The problem here is the lack of appeal in changing. Whichever costume that lets you stab people in the face is the one you want. To don different outfits you'll need to head to designated lockers, but they're too thinly spread across the city to be practical. That you'll actively circumvent one of the game's main features when given a choice is worrying (some missions force you into certain outfits), because there's not really much else, especially when compared to Black Flag's embarrassment of riches.

After a few hours into the game, you'll venture to a murky bayou. There are no hunting challenges, forts to raid or homesteads to maintain here, and new pursuits such as battling alligators in quick-time-events and paddling canoes down pea-green rivers won't keep you occupied for long. Picking your way through the network of floating logs and swinging vines does provide a different angle to New Orleans' streets and rooftops, at least.

The bayou does however host Liberation's best main missions. At one point you'll need to protect a group of innocent settlers from a crew of enraged slaves out to exact revenge. The moral grey area it occupies for Aveline, the daughter of a slave, trumps the standard "assassinate important person" duties.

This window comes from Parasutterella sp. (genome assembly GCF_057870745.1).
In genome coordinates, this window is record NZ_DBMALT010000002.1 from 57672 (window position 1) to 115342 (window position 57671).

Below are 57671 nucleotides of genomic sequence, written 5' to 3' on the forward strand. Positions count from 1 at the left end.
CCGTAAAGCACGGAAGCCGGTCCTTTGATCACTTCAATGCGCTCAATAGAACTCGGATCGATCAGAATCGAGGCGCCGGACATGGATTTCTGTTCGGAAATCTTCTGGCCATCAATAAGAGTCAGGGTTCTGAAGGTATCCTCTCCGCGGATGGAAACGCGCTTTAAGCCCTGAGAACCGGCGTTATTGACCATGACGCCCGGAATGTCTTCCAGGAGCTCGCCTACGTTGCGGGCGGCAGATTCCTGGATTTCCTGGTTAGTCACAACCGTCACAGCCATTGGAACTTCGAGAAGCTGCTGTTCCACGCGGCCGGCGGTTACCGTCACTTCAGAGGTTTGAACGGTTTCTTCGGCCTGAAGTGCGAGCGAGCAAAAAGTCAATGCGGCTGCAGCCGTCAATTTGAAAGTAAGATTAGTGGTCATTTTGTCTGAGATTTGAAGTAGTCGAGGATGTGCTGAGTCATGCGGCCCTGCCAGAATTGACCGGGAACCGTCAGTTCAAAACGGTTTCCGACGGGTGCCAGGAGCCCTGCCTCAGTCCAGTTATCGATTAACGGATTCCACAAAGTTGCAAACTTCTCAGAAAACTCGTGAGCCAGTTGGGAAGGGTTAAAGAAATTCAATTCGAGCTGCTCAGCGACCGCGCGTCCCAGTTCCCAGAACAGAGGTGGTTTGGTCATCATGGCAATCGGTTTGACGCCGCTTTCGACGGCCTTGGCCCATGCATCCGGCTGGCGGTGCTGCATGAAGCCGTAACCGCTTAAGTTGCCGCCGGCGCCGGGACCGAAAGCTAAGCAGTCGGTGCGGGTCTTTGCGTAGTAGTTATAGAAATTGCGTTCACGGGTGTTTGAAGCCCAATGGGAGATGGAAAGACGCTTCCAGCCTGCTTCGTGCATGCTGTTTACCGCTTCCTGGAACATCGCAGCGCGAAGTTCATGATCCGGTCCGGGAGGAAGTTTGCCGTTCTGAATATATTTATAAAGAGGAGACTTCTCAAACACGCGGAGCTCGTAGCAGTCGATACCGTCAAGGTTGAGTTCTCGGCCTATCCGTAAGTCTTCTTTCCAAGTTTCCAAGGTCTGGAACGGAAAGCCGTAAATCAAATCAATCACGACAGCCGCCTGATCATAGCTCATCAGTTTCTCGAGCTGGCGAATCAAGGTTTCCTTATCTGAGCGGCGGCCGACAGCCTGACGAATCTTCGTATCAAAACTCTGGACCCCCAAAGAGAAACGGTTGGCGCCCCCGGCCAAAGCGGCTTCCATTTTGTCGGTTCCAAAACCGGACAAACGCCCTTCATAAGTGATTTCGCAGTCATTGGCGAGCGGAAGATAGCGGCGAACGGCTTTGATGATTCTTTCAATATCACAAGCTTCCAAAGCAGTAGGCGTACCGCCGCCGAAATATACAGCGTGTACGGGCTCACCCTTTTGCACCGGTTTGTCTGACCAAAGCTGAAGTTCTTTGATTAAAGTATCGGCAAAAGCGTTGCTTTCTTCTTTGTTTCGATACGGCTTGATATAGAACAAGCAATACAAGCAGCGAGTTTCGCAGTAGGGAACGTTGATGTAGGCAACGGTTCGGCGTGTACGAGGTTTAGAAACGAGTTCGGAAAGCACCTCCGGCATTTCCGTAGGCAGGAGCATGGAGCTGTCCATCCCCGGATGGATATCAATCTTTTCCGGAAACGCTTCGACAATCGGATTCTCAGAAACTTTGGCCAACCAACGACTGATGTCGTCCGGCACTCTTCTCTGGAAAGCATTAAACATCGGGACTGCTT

Later, you'll crash a voodoo ritual. There are several ways in: you might pick off stragglers from the treetops, which you can quickly traverse through using rope bridges and conveniently hanging branches. Or you could race between piles of dead grass, or silently poison foes with your blowpipe.

More so than AC: III or Black Flag, Liberation encourages acting the Assassin - whether that's whispering words in the ears of a slave to incite a riot, or tailing a target by ducking between haystacks. Not least because being sneaky here is often a requirement rather than an option. If the last two Creeds were action epics, this is a bona fide stealth game.

Of course, if being sneaky doesn't appeal, you can always wade in with hatchet and whip. The quick and nasty counter-based combat system has endured both the port down and the port back up, even if foes are a touch less feisty.

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To unlock new weapons, as well as attire and ammo, you'll need money. In comes international trade. You'll purchase ships, load them with sugar and cotton in bulk, then send them on money-making voyages, hoping they don't succumb to hurricanes or pirate raids en route. While no more than navigating a series of menus, it's an extra layer of strategy all the same, and an engaging solution to watching a number in the top corner of the screen representing money slowly increase.

On PS Vita, Liberation's shortcomings were rightly given a pass because of its platform. One could even make a case for its smaller and more focused approach in the face of franchise feature-creep. In joining the big leagues, however, you have to hold it to higher standards. Fittingly for a historical game, Liberation is stuck in the past, proving true the old adage: once you've had Black Flag you'll never go back.
The verdict

More focused and stealthy than its big brothers, but this HD handheld port suffers in the jump to consoles.

  • Encourages stealth over action
  • Aveline is a strong female lead
  • A shorter campaign and smaller world than console Creeds
  • Looks like a HD PS2 game
  • Wearing bonnets is rubbish
Xbox 360
Action, Adventure